Poetry Explorer- Classic Contemporary Poetry, THE RESCUE ON THE MEXICAN BORDER, by EDNA DEAN PROCTOR

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THE RESCUE ON THE MEXICAN BORDER, by             Poet's Biography
First Line: Now to the lord almighty
Last Line: We lift our hearts in praise!
Alternate Author Name(s): Dean
Subject(s): Boundaries; God; Religion; Borders; Theology

NOW to the Lord Almighty —
How wondrous are His ways!—
And Our Lady of Guadalúpe,
The Holy Virgin, praise!
They pitied us in our anguish,
And safe through thousand foes
In the desert and the wilderness,
Brought us to this repose;
And we will love and praise them
Till life itself shall close!

'Twas a festal day in Larna,
Our Blessed Lady's feast;
We were up and away to the church in the vale
As dawn was red in the east,
To catch the swell of the matin hymn,
The first chant of the priest.
We knelt beside the altar
With its pictures brought from Spain;
The censers swung, the sweet bells rung,
Our hearts made glad refrain;
And home we went at evening
While the Angelus was tolled,
And the peaks of the far Sierra
Gleamed in the sunset gold.
But just as we neared the hamlet,
Where the shadows deepest lie,
From a cleft in the woody hillside
There came an awful cry,
And lo! the fierce Apaches
In all their wild array
Burst from the cedar thicket
And bore us far away!

Our Lady must have listened
To the shrieks that rent the air,
When I saw my loved Juanita
Seized by her shining hair,
And her brave young brother, Leon,
Thrust with a sharp spear back —
So the cougar springs on the helpless deer
In a lonely forest track!
All night we went in silence
By stream and steep defile,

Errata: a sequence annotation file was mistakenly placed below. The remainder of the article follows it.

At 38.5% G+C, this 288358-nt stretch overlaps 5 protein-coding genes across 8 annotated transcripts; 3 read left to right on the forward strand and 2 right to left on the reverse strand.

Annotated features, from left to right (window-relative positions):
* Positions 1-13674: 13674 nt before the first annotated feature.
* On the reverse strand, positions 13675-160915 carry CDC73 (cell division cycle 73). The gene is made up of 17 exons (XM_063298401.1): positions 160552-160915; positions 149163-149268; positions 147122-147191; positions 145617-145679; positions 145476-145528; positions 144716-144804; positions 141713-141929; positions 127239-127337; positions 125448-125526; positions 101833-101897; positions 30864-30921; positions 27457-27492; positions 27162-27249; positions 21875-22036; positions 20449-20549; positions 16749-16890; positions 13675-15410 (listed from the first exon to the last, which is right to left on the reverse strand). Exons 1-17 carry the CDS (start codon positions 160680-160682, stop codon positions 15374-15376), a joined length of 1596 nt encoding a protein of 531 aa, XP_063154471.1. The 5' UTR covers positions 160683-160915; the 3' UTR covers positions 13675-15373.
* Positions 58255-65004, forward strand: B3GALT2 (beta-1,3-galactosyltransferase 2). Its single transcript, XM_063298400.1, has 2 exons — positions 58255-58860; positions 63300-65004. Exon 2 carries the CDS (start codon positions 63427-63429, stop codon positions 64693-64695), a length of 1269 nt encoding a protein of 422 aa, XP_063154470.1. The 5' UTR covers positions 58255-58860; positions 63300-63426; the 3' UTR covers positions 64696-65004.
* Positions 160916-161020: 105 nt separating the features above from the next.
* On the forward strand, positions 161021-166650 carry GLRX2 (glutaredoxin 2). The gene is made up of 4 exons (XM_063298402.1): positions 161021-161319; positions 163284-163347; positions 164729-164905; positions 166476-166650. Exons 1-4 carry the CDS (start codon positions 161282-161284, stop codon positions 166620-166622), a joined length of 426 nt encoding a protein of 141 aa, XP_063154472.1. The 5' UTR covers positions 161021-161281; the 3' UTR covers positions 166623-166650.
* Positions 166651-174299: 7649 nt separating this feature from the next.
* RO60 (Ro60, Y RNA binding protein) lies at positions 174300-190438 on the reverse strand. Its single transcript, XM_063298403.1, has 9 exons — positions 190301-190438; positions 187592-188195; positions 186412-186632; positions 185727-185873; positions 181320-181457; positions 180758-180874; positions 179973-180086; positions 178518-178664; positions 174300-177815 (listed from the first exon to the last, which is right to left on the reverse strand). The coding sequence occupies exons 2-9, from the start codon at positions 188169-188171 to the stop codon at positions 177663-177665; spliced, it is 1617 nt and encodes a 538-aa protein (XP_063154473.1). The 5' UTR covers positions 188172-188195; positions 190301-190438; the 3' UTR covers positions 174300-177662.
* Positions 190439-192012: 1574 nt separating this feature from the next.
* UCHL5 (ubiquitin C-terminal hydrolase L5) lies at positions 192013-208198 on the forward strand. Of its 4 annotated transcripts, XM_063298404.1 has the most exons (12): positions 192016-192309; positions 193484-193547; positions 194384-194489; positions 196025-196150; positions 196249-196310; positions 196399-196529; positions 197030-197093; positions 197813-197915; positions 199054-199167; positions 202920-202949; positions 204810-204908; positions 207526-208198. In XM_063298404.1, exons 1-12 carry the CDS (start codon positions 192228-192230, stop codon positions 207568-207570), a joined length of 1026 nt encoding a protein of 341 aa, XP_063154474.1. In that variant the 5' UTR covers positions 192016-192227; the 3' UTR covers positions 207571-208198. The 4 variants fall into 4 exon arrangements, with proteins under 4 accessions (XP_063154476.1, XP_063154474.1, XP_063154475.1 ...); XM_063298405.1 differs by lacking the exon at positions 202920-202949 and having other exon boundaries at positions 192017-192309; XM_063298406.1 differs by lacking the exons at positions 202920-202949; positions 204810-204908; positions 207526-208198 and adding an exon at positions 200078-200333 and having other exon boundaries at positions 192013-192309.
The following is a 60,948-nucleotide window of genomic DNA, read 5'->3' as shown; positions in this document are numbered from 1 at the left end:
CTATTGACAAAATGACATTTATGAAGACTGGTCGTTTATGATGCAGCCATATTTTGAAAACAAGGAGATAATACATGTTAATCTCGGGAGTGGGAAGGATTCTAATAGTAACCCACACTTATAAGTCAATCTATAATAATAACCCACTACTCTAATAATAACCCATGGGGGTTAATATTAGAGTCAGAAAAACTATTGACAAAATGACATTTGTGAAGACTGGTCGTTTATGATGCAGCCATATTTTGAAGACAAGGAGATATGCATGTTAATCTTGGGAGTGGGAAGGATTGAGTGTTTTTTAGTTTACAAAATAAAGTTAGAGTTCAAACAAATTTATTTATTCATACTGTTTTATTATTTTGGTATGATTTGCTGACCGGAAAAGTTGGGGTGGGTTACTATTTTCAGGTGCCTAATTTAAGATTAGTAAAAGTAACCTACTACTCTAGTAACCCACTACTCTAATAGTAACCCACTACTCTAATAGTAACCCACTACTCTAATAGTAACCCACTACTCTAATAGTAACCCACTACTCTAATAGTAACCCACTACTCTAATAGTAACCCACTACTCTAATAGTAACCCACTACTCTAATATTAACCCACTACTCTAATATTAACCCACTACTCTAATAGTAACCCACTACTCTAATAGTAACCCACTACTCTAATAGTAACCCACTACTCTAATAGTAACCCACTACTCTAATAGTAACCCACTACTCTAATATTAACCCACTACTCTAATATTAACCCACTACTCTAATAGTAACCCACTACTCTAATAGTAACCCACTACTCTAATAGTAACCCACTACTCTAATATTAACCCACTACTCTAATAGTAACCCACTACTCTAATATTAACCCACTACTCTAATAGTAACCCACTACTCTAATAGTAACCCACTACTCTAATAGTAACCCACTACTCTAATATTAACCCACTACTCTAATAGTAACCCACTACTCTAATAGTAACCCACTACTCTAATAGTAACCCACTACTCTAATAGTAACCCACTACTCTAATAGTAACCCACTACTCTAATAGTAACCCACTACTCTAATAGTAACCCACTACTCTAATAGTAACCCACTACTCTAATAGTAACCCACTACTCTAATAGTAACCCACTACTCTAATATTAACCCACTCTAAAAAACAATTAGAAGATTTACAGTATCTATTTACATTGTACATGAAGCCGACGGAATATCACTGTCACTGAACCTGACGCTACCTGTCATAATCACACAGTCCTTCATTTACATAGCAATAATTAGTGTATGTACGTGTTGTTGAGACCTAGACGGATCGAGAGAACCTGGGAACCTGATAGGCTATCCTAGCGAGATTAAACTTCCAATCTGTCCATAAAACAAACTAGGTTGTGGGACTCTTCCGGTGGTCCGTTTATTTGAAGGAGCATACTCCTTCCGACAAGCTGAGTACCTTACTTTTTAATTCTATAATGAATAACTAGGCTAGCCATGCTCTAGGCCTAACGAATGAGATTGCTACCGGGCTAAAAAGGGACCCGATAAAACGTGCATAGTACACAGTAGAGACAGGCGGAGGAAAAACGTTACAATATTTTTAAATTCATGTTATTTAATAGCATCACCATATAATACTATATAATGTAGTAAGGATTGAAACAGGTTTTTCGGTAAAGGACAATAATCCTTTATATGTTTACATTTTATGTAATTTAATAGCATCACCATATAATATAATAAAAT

To halt at morn on the lofty cliffs,
From Larna many a mile;
To halt while our masters ate their fill
Of the flesh of the mountain bear,
Of mescal, acorns, cactus fruits
Their prisoners might not share.
How dread they were by light of day!
Painted from waist to crown,
Their sashes blazoned with the stars,
Their black locks streaming down;
With charms of lightning-riven twigs,
And stones their foes must shun,
And, borne at their belts, the sacred meal
For offerings to the sun.
In horror and despair we gazed,
When, hush! a bugle call
Came winding, winding through the air,
And up the mountain wall!
'The saints above watch o'er us!'
In Leon's ear I sighed;
'By this I know in the plain below
Our gallant soldiers ride!'

The chief has caught the note! His scouts
Creep wary through the grass;
And stern with hate and fear he sets
His braves to guard the pass;
All eyes are bent upon the plain,
As hawks in mid-air hover; —
We breathe a prayer, and noiselessly
Slip through the dense pine cover!
And once again that bugle-call
Is borne upon the wind —
Our Lady's grace! —and on we speed
To leave the fiends behind.

Silent as startled quail we stole
Beneath the kindly shade,
Till we turned the brow of the precipice
And gained a quiet glade; —
What was that rustling in the brake?
Does the dire Apache follow?
It was only the partridge of the rock
Scared from her sylvan hollow; —
Then on by crags where the tender lambs
Of the mountain sheep are hid;
Down streams that dark with pool and fall
Descend the rocks amid;
O'er sunny slopes whose blooms were gay
As a garden bed in spring,
With birds of every rainbow hue
Like flowers that had taken wing; —
We heard the whir of the rattlesnake;
The timid fawn we found;
The stag, disturbed in his cool recess,
Went by us with a bound;
The grizzly bear and the wildcat lurked
In cave and jungle dim;
The panther, waiting for his prey,
Couched on the pendent limb; —
I pressed the cross to my beating heart,
And with many a murmured prayer
We passed, unharmed, the serpent's coil,
Unharmed, the wild beast's lair.
At twilight, faint and chill and bruised,
And torn by flint and thorn,
On the edge of the plain, in the tule reeds,
We sank to rest, forlorn.
The vulture wheeled above the marsh;
We heard the gray wolf's cry;
But God was merciful —we slept
Till the sun rose bright on high;
And then, O blessed Virgin!
The troops came riding by!

They halt! we mount! —then far we rode
Through grove and cañon gray;
O'er the blinding sands of the weary waste
Where the tired streams sink away;
Till just as the sunset splendor
Was flooding plain and steep
And the wind, like a waft of paradise,
Woke from its noonday sleep —
Oh, never, never can we forget
The joy of that glorious even —
We saw the fort, with its starry flag,
Fair as the gate of heaven!
And to the Lord Almighty,
Who rules and guides our days,
And the Saints, and the blessed Virgin,
We lift our hearts in praise!

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